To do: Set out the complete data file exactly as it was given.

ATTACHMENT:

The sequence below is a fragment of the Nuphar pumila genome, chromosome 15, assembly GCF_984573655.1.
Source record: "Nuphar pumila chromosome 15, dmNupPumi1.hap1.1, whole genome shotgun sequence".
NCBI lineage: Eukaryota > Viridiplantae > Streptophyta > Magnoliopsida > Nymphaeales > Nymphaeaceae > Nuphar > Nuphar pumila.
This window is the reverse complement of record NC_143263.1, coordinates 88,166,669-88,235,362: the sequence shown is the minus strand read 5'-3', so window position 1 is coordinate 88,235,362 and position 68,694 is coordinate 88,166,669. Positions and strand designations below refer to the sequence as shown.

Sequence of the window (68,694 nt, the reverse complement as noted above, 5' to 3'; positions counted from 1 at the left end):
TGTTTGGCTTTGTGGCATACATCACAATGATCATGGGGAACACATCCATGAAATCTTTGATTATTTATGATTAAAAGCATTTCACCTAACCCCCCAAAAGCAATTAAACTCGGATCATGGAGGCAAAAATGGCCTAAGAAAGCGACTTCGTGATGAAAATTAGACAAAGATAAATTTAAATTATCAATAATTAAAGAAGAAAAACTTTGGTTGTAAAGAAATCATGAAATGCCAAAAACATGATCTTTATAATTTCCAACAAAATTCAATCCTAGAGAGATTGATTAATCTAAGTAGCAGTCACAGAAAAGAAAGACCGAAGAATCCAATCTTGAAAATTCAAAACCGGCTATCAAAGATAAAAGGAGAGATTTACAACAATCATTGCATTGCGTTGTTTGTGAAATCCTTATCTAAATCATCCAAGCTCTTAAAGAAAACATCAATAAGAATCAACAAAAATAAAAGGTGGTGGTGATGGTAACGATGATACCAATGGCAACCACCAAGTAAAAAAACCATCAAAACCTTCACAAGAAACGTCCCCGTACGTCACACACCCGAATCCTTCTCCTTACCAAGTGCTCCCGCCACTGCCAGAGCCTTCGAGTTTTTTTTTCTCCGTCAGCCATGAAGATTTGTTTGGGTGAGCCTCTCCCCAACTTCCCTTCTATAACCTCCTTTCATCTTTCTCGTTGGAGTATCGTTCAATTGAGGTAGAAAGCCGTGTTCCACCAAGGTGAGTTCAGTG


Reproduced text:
The sequence below is a fragment of the Nuphar pumila genome, chromosome 15, assembly GCF_984573655.1.
Source record: "Nuphar pumila chromosome 15, dmNupPumi1.hap1.1, whole genome shotgun sequence".
NCBI lineage: Eukaryota > Viridiplantae > Streptophyta > Magnoliopsida > Nymphaeales > Nymphaeaceae > Nuphar > Nuphar pumila.
This window is the reverse complement of record NC_143263.1, coordinates 88,166,669-88,235,362: the sequence shown is the minus strand read 5'-3', so window position 1 is coordinate 88,235,362 and position 68,694 is coordinate 88,166,669. Positions and strand designations below refer to the sequence as shown.

Sequence of the window (68,694 nt, the reverse complement as noted above, 5' to 3'; positions counted from 1 at the left end):
TGTTTGGCTTTGTGGCATACATCACAATGATCATGGGGAACACATCCATGAAATCTTTGATTATTTATGATTAAAAGCATTTCACCTAACCCCCCAAAAGCAATTAAACTCGGATCATGGAGGCAAAAATGGCCTAAGAAAGCGACTTCGTGATGAAAATTAGACAAAGATAAATTTAAATTATCAATAATTAAAGAAGAAAAACTTTGGTTGTAAAGAAATCATGAAATGCCAAAAACATGATCTTTATAATTTCCAACAAAATTCAATCCTAGAGAGATTGATTAATCTAAGTAGCAGTCACAGAAAAGAAAGACCGAAGAATCCAATCTTGAAAATTCAAAACCGGCTATCAAAGATAAAAGGAGAGATTTACAACAATCATTGCATTGCGTTGTTTGTGAAATCCTTATCTAAATCATCCAAGCTCTTAAAGAAAACATCAATAAGAATCAACAAAAATAAAAGGTGGTGGTGATGGTAACGATGATACCAATGGCAACCACCAAGTAAAAAAACCATCAAAACCTTCACAAGAAACGTCCCCGTACGTCACACACCCGAATCCTTCTCCTTACCAAGTGCTCCCGCCACTGCCAGAGCCTTCGAGTTTTTTTTTCTCCGTCAGCCATGAAGATTTGTTTGGGTGAGCCTCTCCCCAACTTCCCTTCTATAACCTCCTTTCATCTTTCTCGTTGGAGTATCGTTCAATTGAGGTAGAAAGCCGTGTTCCACCAAGGTGAGTTCAGTG